Texas starter Vicente Padilla threw 4 2/3 innings, allowing 11 hits with five strikeouts. Despite the high hit total, he held Milwaukee to two runs. He gave up a two-run home run to Prince Fielder in the fifth inning and left the game with the Rangers leading, 3-2."He kept runs from crossing the plate," catcher Gerald Laird said. "When he needed to make a pitch, he did." It was Padilla's first start since missing his last one with irritation in his right triceps. "He did a good job changing speeds and keeping them off balance," Washington said. "He was just one pitch away from getting out of the fifth." The Rangers jumped out to a 2-0 lead in the first, with Kenny Lofton and Byrd scoring. They kept a one-run lead into the sixth. With two outs in the sixth, the Brewers rallied for three runs to take a 5-4 lead. Reliever C.J. Wilson, who came in for Wes Littleton, hit two batters and gave up two runs. The other run was charged to Littleton. Brewers second baseman Craig Counsell gave his team a 6-4 cushion with a solo home run off Frank Francisco in the seventh. Milwaukee got 22 hits on the night, but the Rangers kept it close with good pitching and timely defense. In the 11th, Lofton kept the Rangers in the game. Tony Gwynn Jr. was on second when Tony Graffanino singled to center. Lofton fielded the ball and gunned down Gwynn at the plate for the second out. Recently acquired catcher Adam Melhuse tagged Gwynn out, and Eyre escaped with no damage. Eyre had tossed 14 1/3 scoreless innings before Jenkins' home run. "He's only human," Washington said. "It was just like Cordero last night. He'll regroup and get back on track." The Rangers used seven pitchers on the night. It was the longest game, 4 hours and 20 minutes, of the season for the Rangers, too. Texas won the series and will try to carry that momentum into its upcoming six-game road trip, which begins Tuesday in Pittsburgh. "There's a lot more life in here the past two days," Eyre said. "We're excited to go on the road."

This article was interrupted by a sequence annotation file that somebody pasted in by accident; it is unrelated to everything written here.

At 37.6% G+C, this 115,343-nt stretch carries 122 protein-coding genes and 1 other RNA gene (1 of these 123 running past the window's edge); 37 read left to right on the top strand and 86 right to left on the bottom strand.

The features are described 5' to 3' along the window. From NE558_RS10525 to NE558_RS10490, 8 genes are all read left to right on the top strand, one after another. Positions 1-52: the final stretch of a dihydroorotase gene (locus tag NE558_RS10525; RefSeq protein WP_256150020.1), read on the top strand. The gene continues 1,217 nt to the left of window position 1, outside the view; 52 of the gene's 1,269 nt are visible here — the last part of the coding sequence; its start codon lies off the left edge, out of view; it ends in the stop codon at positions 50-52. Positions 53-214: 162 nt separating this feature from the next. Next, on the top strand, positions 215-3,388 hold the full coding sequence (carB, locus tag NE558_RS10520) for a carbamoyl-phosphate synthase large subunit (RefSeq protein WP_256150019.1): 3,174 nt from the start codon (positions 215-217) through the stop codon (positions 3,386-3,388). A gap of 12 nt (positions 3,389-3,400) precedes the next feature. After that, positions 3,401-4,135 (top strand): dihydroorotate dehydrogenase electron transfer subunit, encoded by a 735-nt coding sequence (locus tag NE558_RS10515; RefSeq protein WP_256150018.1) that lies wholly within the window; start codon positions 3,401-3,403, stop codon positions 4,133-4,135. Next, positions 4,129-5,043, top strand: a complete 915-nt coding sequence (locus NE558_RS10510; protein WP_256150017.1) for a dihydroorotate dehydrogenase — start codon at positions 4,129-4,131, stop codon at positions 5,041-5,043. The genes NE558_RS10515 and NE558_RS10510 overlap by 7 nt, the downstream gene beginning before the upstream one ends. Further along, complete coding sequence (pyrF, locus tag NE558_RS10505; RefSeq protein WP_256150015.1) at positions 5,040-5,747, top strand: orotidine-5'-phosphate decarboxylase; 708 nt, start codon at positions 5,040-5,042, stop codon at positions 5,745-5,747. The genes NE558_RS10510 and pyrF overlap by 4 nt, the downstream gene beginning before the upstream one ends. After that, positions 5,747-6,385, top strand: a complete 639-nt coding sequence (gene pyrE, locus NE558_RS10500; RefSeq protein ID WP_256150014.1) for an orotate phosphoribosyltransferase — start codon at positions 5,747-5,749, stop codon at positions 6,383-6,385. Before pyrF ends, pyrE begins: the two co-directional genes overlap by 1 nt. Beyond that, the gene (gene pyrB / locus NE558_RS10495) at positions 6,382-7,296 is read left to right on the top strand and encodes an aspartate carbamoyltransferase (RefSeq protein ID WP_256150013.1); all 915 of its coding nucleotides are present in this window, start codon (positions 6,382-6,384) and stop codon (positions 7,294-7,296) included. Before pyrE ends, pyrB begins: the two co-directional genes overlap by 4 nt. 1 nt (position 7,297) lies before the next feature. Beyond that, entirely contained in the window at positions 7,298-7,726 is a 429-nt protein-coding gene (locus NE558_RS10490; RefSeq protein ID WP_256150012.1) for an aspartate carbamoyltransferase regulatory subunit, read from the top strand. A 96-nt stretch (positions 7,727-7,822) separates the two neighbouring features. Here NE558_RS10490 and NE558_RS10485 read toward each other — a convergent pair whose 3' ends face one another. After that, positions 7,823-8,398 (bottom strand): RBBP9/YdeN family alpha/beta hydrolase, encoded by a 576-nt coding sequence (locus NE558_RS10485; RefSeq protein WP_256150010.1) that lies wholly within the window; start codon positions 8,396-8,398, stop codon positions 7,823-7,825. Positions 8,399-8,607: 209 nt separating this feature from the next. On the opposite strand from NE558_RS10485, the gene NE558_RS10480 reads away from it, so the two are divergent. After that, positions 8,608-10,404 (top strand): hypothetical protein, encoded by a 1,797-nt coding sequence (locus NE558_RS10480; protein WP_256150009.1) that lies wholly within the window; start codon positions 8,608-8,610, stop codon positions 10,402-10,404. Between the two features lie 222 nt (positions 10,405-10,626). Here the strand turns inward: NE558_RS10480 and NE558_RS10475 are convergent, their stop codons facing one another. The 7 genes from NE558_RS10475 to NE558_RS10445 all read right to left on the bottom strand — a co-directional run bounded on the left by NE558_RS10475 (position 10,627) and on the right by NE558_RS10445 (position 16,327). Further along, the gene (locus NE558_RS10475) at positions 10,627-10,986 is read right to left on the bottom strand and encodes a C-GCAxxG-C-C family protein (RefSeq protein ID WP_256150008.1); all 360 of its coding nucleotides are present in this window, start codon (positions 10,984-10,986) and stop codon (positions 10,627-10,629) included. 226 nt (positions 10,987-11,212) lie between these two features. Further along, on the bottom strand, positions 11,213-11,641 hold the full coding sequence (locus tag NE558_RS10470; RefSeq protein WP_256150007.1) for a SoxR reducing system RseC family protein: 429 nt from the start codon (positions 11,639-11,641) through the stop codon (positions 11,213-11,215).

Drew Davison is an associate reporter for MLB.com. This story was not subject to the approval of Major League Baseball or its clubs.